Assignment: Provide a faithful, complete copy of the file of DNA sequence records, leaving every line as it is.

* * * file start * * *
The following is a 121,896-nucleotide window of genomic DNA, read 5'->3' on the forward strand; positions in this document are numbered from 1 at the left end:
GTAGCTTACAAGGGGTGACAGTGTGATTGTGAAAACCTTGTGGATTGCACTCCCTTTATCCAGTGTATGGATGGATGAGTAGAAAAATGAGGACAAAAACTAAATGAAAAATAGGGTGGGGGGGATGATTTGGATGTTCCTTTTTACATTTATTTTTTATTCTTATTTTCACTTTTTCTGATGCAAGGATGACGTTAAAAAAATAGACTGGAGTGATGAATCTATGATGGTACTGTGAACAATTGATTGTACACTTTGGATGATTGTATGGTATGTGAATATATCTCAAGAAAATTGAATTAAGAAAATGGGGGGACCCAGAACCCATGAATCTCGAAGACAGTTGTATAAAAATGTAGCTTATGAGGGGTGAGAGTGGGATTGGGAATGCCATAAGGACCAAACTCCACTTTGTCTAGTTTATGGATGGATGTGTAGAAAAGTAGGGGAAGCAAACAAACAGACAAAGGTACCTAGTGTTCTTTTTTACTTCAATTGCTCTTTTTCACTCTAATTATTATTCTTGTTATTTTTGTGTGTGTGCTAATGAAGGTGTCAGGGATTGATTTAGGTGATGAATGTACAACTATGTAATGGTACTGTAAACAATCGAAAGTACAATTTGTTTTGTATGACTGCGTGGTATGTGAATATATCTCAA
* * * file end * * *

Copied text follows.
The following is a 121,896-nucleotide window of genomic DNA, read 5'->3' on the forward strand; positions in this document are numbered from 1 at the left end:
GTAGCTTACAAGGGGTGACAGTGTGATTGTGAAAACCTTGTGGATTGCACTCCCTTTATCCAGTGTATGGATGGATGAGTAGAAAAATGAGGACAAAAACTAAATGAAAAATAGGGTGGGGGGGATGATTTGGATGTTCCTTTTTACATTTATTTTTTATTCTTATTTTCACTTTTTCTGATGCAAGGATGACGTTAAAAAAATAGACTGGAGTGATGAATCTATGATGGTACTGTGAACAATTGATTGTACACTTTGGATGATTGTATGGTATGTGAATATATCTCAAGAAAATTGAATTAAGAAAATGGGGGGACCCAGAACCCATGAATCTCGAAGACAGTTGTATAAAAATGTAGCTTATGAGGGGTGAGAGTGGGATTGGGAATGCCATAAGGACCAAACTCCACTTTGTCTAGTTTATGGATGGATGTGTAGAAAAGTAGGGGAAGCAAACAAACAGACAAAGGTACCTAGTGTTCTTTTTTACTTCAATTGCTCTTTTTCACTCTAATTATTATTCTTGTTATTTTTGTGTGTGTGCTAATGAAGGTGTCAGGGATTGATTTAGGTGATGAATGTACAACTATGTAATGGTACTGTAAACAATCGAAAGTACAATTTGTTTTGTATGACTGCGTGGTATGTGAATATATCTCAA